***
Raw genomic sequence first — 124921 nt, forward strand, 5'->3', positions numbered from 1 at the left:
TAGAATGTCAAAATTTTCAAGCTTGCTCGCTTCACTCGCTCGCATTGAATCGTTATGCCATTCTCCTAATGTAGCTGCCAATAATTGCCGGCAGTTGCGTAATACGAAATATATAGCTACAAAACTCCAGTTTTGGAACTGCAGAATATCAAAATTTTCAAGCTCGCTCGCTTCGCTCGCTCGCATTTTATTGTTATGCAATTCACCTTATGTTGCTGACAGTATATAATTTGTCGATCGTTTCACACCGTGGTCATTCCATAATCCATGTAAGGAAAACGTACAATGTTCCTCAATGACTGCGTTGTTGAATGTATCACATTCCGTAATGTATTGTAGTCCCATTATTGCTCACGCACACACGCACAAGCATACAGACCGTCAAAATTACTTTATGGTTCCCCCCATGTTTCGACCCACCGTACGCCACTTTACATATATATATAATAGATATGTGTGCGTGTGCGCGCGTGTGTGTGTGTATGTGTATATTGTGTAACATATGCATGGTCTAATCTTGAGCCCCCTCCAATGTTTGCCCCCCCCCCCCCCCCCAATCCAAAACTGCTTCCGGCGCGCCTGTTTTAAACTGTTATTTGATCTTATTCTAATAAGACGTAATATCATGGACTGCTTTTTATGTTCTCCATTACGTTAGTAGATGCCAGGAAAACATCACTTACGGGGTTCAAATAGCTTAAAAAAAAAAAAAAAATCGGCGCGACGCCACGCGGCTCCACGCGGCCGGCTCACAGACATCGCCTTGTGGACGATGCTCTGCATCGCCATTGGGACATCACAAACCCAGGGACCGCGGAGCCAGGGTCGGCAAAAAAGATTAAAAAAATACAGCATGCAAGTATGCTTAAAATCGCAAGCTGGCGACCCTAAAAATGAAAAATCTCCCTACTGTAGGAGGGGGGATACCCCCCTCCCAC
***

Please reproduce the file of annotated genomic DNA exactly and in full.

Raw genomic sequence first — 124921 nt, forward strand, 5'->3', positions numbered from 1 at the left:
TAGAATGTCAAAATTTTCAAGCTTGCTCGCTTCACTCGCTCGCATTGAATCGTTATGCCATTCTCCTAATGTAGCTGCCAATAATTGCCGGCAGTTGCGTAATACGAAATATATAGCTACAAAACTCCAGTTTTGGAACTGCAGAATATCAAAATTTTCAAGCTCGCTCGCTTCGCTCGCTCGCATTTTATTGTTATGCAATTCACCTTATGTTGCTGACAGTATATAATTTGTCGATCGTTTCACACCGTGGTCATTCCATAATCCATGTAAGGAAAACGTACAATGTTCCTCAATGACTGCGTTGTTGAATGTATCACATTCCGTAATGTATTGTAGTCCCATTATTGCTCACGCACACACGCACAAGCATACAGACCGTCAAAATTACTTTATGGTTCCCCCCATGTTTCGACCCACCGTACGCCACTTTACATATATATATAATAGATATGTGTGCGTGTGCGCGCGTGTGTGTGTGTATGTGTATATTGTGTAACATATGCATGGTCTAATCTTGAGCCCCCTCCAATGTTTGCCCCCCCCCCCCCCCCCAATCCAAAACTGCTTCCGGCGCGCCTGTTTTAAACTGTTATTTGATCTTATTCTAATAAGACGTAATATCATGGACTGCTTTTTATGTTCTCCATTACGTTAGTAGATGCCAGGAAAACATCACTTACGGGGTTCAAATAGCTTAAAAAAAAAAAAAAAATCGGCGCGACGCCACGCGGCTCCACGCGGCCGGCTCACAGACATCGCCTTGTGGACGATGCTCTGCATCGCCATTGGGACATCACAAACCCAGGGACCGCGGAGCCAGGGTCGGCAAAAAAGATTAAAAAAATACAGCATGCAAGTATGCTTAAAATCGCAAGCTGGCGACCCTAAAAATGAAAAATCTCCCTACTGTAGGAGGGGGGATACCCCCCTCCCAC